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Posted: 02 November 2011 07:23 PM   [ Ignore ]   [ # 21 ]
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Write4U - 02 November 2011 07:01 PM

Yes, traveling into the future is possible, but you cannot visit it and physically return to your original spacetime reference with a time-machine.

Well I’ll give you that for the moment. Be careful about being to sure of anything though. there is the danger of being needlessly arrogant. We are pretty sure that it is not possible to travel into the past but that is difficult to prove. We don’t know everything about the physics of our universe. what we do know suggests that it is not possible

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Posted: 02 November 2011 08:23 PM   [ Ignore ]   [ # 22 ]
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macgyver - 02 November 2011 07:23 PM
Write4U - 02 November 2011 07:01 PM

Yes, traveling into the future is possible, but you cannot visit it and physically return to your original spacetime reference with a time-machine.

Well I’ll give you that for the moment. Be careful about being to sure of anything though. there is the danger of being needlessly arrogant. We are pretty sure that it is not possible to travel into the past but that is difficult to prove. We don’t know everything about the physics of our universe. what we do know suggests that it is not possible

You’re absolutely right and point well taken.

Prefacing with IMO is not sufficient excuse for wild speculation on a subject I know litle about….. smile

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Posted: 03 November 2011 01:30 AM   [ Ignore ]   [ # 23 ]
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Hi Domokato,

A few more thoughts.

domokato - 02 November 2011 05:47 PM

But if he knew he traveled back in time, he could conceivably decide not to. Or does fate somehow push him in the right direction? That would be magical.

Swartz’s view on this is that it’s you who is assigning him magical powers in the first place. I think he’s got this bit right, at least.

If he knew he was going to travel back in time his future would be that he traveled back in time.

So in order to decide not to travel back in time under these circumstances he would need to have the power to change his future from what it will be.

But he can’t do that because it’s logically impossible.

We can’t change the present from what it is.

We can’t change the past from what it was.

And we can’t change the future from what it will be.

Time travel into the past involves no intrinsic contradiction. The appearance of contradiction arises only if one illicitly hypothesizes that the time traveler can change the past from what it was. But that sort of contradiction has nothing whatever to do with time travel per se. One would encounter the same sort of contradiction if one were to hypothesize that someone now were to change the present from the way it is or someone in the future were to change the future from the way it will be. All these latter notions are logically impossible. But none of them is intrinsic to the concept of time travel.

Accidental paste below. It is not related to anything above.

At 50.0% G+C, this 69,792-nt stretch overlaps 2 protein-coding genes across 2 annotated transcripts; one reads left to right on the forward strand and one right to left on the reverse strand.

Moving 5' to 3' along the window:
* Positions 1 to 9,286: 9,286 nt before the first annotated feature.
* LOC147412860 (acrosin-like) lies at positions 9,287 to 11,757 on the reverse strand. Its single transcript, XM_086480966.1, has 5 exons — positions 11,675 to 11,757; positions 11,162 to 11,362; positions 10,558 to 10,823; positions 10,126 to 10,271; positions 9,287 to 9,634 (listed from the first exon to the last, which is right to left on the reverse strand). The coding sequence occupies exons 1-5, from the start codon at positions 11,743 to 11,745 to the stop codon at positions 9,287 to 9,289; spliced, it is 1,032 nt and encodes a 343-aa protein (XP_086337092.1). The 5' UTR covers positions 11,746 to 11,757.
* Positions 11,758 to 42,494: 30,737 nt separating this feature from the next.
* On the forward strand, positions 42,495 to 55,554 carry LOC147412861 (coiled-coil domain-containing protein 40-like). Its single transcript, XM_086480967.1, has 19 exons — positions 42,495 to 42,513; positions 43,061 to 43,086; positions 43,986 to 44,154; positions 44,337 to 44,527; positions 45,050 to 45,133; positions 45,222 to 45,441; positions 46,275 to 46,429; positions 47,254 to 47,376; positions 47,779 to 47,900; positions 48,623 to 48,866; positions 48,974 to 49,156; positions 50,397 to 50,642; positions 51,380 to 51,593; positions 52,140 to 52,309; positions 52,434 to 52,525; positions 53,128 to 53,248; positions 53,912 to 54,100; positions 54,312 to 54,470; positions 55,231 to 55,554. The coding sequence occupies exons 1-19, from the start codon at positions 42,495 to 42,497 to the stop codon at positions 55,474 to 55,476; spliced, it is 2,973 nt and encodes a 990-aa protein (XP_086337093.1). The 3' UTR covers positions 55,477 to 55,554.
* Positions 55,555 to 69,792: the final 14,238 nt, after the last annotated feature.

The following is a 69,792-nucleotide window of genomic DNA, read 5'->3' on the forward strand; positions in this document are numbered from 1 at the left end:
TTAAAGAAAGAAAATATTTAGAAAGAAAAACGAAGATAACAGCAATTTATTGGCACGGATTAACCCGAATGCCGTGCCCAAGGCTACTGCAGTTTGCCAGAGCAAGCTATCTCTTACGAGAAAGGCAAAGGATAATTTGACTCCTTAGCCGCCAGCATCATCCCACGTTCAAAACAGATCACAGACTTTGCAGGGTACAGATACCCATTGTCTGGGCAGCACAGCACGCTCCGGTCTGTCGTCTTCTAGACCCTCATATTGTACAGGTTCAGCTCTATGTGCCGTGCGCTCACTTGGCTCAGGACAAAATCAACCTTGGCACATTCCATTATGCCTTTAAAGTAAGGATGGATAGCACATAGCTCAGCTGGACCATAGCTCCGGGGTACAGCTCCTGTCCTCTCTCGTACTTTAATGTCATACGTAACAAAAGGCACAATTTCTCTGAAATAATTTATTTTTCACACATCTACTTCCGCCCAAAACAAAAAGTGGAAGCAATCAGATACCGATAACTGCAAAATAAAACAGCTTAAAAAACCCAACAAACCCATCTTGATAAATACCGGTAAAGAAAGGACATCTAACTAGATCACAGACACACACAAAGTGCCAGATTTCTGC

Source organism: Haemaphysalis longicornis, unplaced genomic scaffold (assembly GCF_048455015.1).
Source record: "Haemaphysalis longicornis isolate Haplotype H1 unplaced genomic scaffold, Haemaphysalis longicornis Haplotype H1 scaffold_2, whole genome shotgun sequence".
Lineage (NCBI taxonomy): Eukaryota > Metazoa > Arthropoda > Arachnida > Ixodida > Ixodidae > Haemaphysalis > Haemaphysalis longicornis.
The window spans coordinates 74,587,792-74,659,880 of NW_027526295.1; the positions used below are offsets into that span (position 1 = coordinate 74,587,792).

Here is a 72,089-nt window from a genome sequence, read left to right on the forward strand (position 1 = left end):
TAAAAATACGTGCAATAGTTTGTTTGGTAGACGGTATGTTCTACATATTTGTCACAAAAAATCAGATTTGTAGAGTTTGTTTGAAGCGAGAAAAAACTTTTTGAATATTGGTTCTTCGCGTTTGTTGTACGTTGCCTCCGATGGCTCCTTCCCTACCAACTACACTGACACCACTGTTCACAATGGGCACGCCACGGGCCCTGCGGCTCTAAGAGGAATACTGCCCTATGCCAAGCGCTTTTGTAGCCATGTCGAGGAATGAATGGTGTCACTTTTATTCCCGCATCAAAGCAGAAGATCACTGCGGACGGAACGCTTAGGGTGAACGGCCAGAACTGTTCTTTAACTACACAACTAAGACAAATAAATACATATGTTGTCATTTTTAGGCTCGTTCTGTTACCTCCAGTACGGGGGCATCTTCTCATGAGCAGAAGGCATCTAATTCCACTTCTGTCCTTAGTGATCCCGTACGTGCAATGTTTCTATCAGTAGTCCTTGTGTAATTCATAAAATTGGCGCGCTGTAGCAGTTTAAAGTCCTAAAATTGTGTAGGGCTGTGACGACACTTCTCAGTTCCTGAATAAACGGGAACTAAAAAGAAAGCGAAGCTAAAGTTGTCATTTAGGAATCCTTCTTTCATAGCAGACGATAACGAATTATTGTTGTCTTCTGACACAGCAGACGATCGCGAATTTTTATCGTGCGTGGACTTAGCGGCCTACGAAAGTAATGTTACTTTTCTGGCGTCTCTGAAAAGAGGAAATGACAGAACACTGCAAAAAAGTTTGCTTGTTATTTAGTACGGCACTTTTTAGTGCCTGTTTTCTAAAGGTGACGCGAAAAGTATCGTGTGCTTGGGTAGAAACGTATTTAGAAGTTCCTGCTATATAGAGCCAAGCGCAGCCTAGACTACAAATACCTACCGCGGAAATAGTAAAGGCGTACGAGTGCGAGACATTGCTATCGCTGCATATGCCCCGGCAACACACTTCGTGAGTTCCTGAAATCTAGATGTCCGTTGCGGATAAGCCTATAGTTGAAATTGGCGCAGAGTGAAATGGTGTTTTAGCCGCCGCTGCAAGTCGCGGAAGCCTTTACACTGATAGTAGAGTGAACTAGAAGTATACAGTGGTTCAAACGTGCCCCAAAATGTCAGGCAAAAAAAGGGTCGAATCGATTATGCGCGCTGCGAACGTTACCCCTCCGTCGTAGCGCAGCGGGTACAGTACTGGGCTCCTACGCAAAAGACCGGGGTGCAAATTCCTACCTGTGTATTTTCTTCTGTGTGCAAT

One should take care in describing time travelers not to give them logically impossible capabilities, e.g. the capacity to change the past from the way it was, the present from the way it is, or the future from the way it will be. But once one has done that, then there is no need to think the concept of time travel to be logically impossible.

(bold emphasise by me)

So all this I think is right, then he goes further.

It just turns out to be a contingent fact about this actual world that accelerated backward travel in time does not occur.

Here he takes the view that we know it will not happen because if so we would have met time travelers from the future. Seems we can’t be sure enough to know but I wouldn’t want to quibble over that.

The important point is he believes it’s a contingent fact that it doesn’t happen and knowing his philosophy, I know what he means is even if it were to be a contradiction of a physical law that would not restrict us from being able to do it because physical laws are contingent facts.

Here, it seems to me, he goes completely off the deep end.

Stephen

[ Edited: 03 November 2011 01:40 AM by StephenLawrence ]
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Posted: 03 November 2011 11:51 AM   [ Ignore ]   [ # 24 ]
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StephenLawrence - 03 November 2011 01:30 AM

Hi Domokato,

A few more thoughts.

domokato - 02 November 2011 05:47 PM

But if he knew he traveled back in time, he could conceivably decide not to. Or does fate somehow push him in the right direction? That would be magical.

Swartz’s view on this is that it’s you who is assigning him magical powers in the first place. I think he’s got this bit right, at least.

If he knew he was going to travel back in time his future would be that he traveled back in time.

So in order to decide not to travel back in time under these circumstances he would need to have the power to change his future from what it will be.

But he can’t do that because it’s logically impossible.

We can’t change the present from what it is.

We can’t change the past from what it was.

And we can’t change the future from what it will be.

This seems tautological. We can’t change anything if we don’t change anything. I suppose this brings us back to the question of what kicked off this time-travel loop in the first place.